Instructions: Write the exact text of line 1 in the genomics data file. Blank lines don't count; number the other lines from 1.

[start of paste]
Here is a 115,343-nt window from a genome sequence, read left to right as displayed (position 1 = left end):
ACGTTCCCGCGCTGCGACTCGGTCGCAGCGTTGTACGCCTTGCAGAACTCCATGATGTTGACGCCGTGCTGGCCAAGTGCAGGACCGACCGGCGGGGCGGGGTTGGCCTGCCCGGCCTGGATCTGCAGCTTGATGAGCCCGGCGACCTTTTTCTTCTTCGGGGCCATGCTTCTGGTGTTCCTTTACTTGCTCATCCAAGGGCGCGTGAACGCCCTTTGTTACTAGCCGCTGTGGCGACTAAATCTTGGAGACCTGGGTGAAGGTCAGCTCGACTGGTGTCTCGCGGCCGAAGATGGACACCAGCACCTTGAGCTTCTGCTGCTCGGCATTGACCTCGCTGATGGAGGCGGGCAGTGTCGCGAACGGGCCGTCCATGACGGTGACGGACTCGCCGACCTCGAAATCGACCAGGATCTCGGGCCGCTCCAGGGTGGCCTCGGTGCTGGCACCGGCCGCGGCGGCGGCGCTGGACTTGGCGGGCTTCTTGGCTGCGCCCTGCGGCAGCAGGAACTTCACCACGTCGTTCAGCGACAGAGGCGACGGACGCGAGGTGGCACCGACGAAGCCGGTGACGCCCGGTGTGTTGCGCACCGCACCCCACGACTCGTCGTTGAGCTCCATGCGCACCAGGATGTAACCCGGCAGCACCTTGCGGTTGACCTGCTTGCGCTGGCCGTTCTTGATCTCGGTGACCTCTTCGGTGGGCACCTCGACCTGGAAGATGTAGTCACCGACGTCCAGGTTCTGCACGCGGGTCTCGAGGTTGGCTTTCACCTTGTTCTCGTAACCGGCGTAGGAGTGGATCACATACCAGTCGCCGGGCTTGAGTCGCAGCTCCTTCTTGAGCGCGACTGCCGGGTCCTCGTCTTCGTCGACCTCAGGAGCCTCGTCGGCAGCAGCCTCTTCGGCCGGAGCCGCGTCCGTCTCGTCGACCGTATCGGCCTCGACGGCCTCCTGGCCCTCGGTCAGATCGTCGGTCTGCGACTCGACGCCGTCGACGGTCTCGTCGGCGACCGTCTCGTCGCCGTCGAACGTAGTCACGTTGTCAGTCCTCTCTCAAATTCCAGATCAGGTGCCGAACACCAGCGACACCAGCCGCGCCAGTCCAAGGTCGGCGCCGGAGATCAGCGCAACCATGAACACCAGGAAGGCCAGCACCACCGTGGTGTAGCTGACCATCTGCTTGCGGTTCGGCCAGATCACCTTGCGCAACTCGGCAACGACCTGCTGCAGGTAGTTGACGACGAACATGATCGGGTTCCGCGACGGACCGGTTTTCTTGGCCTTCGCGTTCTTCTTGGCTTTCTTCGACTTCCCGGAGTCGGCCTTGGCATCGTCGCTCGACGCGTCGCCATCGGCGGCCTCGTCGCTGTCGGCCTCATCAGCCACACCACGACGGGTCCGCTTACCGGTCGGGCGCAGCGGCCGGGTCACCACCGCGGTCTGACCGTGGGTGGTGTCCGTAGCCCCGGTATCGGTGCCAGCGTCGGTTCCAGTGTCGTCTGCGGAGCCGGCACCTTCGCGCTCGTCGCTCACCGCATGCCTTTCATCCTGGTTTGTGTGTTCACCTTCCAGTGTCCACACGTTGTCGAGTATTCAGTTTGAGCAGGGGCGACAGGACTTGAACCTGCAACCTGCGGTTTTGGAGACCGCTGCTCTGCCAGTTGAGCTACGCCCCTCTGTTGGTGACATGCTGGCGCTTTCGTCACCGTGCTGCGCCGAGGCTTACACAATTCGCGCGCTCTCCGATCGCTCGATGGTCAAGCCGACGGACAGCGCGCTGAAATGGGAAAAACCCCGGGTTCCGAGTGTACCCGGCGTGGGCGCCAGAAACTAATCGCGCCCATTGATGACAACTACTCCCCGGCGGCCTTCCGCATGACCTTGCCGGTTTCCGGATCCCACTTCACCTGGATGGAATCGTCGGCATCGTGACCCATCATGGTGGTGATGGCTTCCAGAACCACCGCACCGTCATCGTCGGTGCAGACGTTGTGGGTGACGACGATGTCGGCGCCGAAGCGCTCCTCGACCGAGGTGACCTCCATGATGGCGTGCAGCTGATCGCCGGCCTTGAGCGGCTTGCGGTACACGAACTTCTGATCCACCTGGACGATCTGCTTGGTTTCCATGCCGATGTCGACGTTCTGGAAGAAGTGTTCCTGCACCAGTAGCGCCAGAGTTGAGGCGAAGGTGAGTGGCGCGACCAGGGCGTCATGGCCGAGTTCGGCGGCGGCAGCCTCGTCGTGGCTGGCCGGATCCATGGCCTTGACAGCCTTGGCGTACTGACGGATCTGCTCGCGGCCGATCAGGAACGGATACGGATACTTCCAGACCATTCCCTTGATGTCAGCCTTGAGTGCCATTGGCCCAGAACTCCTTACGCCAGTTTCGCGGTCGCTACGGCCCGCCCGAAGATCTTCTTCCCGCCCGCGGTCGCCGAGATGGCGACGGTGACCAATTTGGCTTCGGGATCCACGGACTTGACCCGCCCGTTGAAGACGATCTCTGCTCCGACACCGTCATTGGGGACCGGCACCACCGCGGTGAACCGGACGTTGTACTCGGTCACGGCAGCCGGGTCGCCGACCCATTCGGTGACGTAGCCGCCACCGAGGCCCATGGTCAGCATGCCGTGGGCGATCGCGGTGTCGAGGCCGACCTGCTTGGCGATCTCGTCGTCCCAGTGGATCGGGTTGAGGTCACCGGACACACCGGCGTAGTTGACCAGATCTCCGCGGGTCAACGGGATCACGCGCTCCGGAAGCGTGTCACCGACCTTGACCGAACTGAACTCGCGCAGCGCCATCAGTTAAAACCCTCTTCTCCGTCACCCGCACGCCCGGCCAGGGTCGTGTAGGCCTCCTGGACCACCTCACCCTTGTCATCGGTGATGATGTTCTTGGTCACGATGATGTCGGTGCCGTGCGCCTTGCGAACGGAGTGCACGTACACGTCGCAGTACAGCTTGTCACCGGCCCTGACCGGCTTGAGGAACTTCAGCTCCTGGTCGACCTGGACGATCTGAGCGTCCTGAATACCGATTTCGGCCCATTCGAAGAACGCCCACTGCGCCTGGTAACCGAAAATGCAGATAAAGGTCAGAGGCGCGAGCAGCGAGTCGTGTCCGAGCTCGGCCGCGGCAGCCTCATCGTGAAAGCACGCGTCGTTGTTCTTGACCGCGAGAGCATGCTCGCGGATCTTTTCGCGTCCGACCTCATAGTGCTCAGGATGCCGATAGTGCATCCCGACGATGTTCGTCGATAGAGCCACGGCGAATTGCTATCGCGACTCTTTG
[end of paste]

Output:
Here is a 115,343-nt window from a genome sequence, read left to right as displayed (position 1 = left end):